I decided I wanted to emphasize the vulnerability of the inanimate object by creating the impression of it falling apart. I ripped a hole in the mannequin’s torso, and pulled some of the stuffing out. The pose of the mannequin is peculiarly human, but the clearly doll-like stuffing is helplessly being held by the imitation of a living person. It stares defencelessly at its damaged body. I wanted the pose to make the figure look exhausted and drained rather than stressed and tense. He looks as if life had spilled out of him, and he was looking helpless at his loss. I made the legs of the mannequin elongated. This urges the viewer to keep in mind that although this installation is supposed to represent a human being, it is not anatomically correct by any means. This makes the viewer realize that the emotions he’s feeling are directed at a lifeless object.
Before taking the final Polaroid photographs, I had to find the appropriate frame and positioning of the photo. I began by making a few pictures from different angles and lighting. I also experimented with several variations and poses with the mannequin. After that I chose four main shots that I wanted to reproduce using polaroid photography. I’m aware of the shortcomings of this method but I wanted to see what the Polaroid camera would do to pictures shot from the same perspectives. For my final setting I found a dark, narrow street with only one street lantern turned on. The whole scene gave me a feeling of ghostliness and squalidness. Darkness crept into every crevice of the road; the only light source was the lantern, which lit the setting lightly with a yellowish light. The Polaroid pictures came out very satisfactory. It is interesting to see the contrast between the digital photographs and the ones made using the instant camera. The Polaroid photos are flat and lack the chiaroscuro effects. The absence of detail and the simplicity of the pictures force the viewer into looking at this scene as a whole, rather than focusing on certain parts of the photograph.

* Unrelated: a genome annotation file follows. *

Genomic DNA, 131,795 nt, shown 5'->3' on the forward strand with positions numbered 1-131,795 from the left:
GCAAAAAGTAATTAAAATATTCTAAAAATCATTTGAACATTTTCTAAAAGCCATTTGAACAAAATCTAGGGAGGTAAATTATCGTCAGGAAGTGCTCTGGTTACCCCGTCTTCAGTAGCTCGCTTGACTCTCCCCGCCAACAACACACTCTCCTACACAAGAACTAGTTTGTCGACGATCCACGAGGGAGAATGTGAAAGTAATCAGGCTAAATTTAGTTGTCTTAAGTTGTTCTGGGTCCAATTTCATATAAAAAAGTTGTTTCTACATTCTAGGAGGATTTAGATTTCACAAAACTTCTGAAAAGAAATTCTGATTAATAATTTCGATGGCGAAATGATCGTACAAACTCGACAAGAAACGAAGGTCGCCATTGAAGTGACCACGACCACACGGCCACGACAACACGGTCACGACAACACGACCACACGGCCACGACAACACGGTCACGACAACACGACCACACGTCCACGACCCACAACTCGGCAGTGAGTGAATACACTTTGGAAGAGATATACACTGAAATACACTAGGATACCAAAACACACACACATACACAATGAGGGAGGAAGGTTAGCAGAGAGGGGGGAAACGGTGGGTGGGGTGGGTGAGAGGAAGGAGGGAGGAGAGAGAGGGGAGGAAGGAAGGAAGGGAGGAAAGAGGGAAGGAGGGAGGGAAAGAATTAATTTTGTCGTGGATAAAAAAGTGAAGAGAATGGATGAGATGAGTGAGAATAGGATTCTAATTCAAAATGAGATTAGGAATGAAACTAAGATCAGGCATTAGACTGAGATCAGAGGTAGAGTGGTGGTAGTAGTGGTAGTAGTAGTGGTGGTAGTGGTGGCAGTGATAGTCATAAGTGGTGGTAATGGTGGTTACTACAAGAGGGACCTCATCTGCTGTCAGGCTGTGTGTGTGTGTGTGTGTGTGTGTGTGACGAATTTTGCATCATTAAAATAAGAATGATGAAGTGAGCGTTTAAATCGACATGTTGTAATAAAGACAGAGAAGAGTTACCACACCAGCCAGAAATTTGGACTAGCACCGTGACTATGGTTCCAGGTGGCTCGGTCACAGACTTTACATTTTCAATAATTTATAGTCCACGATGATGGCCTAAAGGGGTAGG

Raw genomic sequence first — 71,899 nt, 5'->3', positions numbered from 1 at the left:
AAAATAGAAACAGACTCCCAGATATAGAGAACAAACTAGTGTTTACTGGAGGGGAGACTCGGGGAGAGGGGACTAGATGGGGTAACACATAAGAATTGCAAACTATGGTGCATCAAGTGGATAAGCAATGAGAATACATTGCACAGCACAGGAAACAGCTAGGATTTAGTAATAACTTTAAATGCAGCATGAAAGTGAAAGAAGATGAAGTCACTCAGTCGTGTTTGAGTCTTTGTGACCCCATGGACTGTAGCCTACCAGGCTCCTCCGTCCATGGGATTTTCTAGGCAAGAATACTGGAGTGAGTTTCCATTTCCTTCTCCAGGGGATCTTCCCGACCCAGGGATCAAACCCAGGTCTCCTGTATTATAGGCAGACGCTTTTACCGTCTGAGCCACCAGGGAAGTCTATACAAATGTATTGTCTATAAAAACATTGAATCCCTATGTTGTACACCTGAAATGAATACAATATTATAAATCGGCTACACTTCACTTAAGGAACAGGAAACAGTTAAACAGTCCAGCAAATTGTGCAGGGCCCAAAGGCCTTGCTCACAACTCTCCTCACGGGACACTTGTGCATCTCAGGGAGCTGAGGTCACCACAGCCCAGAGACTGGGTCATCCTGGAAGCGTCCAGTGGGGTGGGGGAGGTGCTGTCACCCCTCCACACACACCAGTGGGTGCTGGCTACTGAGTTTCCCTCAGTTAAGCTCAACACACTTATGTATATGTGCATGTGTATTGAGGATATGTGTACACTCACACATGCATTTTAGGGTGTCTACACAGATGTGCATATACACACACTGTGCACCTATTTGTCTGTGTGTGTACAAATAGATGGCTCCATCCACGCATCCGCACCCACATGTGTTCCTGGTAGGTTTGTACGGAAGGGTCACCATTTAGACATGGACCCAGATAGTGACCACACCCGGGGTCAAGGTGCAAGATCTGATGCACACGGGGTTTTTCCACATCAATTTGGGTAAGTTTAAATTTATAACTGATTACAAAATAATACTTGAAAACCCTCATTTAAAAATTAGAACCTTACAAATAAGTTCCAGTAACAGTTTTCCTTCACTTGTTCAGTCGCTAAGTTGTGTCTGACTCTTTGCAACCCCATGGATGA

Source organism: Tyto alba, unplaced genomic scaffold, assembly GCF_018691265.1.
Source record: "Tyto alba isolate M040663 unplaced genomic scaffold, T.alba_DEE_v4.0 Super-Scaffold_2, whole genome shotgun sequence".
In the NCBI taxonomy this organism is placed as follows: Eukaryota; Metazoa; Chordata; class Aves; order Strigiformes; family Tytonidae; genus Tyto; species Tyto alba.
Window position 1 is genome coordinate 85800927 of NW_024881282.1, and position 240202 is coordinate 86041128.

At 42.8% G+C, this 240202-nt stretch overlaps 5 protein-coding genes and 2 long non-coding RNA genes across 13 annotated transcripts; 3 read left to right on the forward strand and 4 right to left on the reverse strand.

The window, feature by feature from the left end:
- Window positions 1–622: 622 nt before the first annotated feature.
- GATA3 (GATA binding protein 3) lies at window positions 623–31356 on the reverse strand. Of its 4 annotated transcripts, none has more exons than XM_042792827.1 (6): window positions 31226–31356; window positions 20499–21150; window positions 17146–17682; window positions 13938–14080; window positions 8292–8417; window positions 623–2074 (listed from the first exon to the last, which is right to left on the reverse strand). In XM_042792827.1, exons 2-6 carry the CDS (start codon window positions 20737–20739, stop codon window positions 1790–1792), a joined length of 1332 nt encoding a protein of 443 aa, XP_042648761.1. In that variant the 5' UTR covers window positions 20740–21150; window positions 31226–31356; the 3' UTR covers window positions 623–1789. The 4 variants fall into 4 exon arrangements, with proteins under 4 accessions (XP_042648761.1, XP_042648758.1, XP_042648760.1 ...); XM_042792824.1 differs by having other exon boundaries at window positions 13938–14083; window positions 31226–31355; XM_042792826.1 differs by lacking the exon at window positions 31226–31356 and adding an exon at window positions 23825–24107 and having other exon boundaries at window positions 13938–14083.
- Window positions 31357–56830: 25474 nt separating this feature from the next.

In the two close-up photographs, I think it’s clear that I was inspired by Walker Evans. The main difference between my Polaroid photos and his lies in the fact that his photographs are strictly of humans, while mine are of an imitation of a person. This creates an intriguing comparison. The gaze of the subjects in Walker Evans’s Polaroid photos is what drew me to his work the most. Even though it is impossible to recapture a person’s stare when working with a mannequin, I think that the lighting and the characteristics of Polaroid photography call forth a saddened and crestfallen gaze.